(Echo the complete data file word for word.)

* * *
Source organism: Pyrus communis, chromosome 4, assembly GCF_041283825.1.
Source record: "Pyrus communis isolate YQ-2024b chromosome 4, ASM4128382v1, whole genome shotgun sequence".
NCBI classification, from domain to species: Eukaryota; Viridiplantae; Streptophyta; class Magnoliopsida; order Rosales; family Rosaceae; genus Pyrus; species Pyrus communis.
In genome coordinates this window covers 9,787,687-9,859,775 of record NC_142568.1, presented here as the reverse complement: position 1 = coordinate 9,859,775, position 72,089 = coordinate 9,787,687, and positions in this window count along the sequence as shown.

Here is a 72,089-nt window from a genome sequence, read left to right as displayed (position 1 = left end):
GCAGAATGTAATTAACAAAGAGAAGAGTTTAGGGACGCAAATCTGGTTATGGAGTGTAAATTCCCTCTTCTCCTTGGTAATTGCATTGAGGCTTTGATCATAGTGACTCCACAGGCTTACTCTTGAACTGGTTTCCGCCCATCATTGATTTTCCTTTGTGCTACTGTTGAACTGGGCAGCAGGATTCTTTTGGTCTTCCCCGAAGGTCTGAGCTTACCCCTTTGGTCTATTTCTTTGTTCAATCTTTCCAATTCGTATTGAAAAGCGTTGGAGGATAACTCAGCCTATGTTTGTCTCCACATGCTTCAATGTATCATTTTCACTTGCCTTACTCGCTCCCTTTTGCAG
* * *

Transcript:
Source organism: Pyrus communis, chromosome 4, assembly GCF_041283825.1.
Source record: "Pyrus communis isolate YQ-2024b chromosome 4, ASM4128382v1, whole genome shotgun sequence".
NCBI classification, from domain to species: Eukaryota; Viridiplantae; Streptophyta; class Magnoliopsida; order Rosales; family Rosaceae; genus Pyrus; species Pyrus communis.
In genome coordinates this window covers 9,787,687-9,859,775 of record NC_142568.1, presented here as the reverse complement: position 1 = coordinate 9,859,775, position 72,089 = coordinate 9,787,687, and positions in this window count along the sequence as shown.

Here is a 72,089-nt window from a genome sequence, read left to right as displayed (position 1 = left end):
GCAGAATGTAATTAACAAAGAGAAGAGTTTAGGGACGCAAATCTGGTTATGGAGTGTAAATTCCCTCTTCTCCTTGGTAATTGCATTGAGGCTTTGATCATAGTGACTCCACAGGCTTACTCTTGAACTGGTTTCCGCCCATCATTGATTTTCCTTTGTGCTACTGTTGAACTGGGCAGCAGGATTCTTTTGGTCTTCCCCGAAGGTCTGAGCTTACCCCTTTGGTCTATTTCTTTGTTCAATCTTTCCAATTCGTATTGAAAAGCGTTGGAGGATAACTCAGCCTATGTTTGTCTCCACATGCTTCAATGTATCATTTTCACTTGCCTTACTCGCTCCCTTTTGCAG